The candidate made national headlines for his “Make America White Again” billboards.
In a recent interview with James Edwards, a board member of the Council of Conservative Citizens, an organization that “oppose[s] all efforts to mix the races of mankind, to promote non-white races over the European-American people,” Rick Tyler said, “Well I of course derived some inspiration from Donald Trump.”
Trump’s advocacy of a “temporary ban” on Muslim immigration and the construction of a wall on the U.S. border with Mexico, Tyler said in one of his blog posts, has also “created a climate conducive to conversation about … namely, the urgent and vital subject of race,” which is what Tyler wants.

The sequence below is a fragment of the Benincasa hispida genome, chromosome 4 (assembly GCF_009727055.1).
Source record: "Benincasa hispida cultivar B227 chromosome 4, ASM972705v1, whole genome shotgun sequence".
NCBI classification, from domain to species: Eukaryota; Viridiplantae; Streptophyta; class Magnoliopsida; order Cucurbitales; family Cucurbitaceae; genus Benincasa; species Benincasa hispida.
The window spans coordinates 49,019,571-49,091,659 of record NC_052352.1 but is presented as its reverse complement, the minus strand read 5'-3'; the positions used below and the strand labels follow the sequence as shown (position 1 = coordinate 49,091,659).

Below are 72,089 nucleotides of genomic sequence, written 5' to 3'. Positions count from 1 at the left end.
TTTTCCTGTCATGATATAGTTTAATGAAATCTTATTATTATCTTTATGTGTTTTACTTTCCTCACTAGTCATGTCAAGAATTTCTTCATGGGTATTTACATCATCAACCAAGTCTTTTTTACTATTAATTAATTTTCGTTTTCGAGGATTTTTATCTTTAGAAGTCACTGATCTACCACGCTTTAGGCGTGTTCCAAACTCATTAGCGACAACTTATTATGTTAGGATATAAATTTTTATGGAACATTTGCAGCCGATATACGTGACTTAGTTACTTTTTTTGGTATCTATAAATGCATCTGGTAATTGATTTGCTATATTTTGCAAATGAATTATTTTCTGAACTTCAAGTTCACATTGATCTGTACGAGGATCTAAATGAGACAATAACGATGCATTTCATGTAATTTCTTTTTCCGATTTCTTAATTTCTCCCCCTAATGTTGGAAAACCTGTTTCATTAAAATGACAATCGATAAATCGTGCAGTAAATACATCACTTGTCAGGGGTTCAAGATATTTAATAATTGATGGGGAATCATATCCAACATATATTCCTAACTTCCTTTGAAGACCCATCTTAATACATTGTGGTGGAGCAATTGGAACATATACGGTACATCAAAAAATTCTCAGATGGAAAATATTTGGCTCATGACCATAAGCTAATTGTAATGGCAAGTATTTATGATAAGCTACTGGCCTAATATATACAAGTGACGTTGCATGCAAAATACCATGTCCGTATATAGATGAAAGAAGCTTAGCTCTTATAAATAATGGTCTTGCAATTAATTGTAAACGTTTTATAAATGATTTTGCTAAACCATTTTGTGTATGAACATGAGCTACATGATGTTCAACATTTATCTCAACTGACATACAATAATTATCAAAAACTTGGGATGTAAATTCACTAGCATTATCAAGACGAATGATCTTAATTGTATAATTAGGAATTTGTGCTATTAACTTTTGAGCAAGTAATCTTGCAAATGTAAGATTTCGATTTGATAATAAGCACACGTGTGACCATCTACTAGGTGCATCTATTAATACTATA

Tyler, 58, of Ocoee, isn’t new to politics. He ran unsuccessfully for the same congressional district in 2014, receiving only 0.4 percent of the vote, and for U.S. Senate in Florida in 2010.
His offensive billboards and his pseudo-intellectual AM radio advertisements, called “Intelligent Conversation on Race,” shouldn’t come as a surprise.
Tyler has been active in the white nationalist movement for over 30 years. According to an article published in the anti-Semitic publication American Free Press (AFP), Tyler has distributed copies of AFP and the Spotlight, two publications founded by the late white nationalist Willis Carto, who also founded the first major American Holocaust-denial outfit, the Institute for Historical Review (IHR).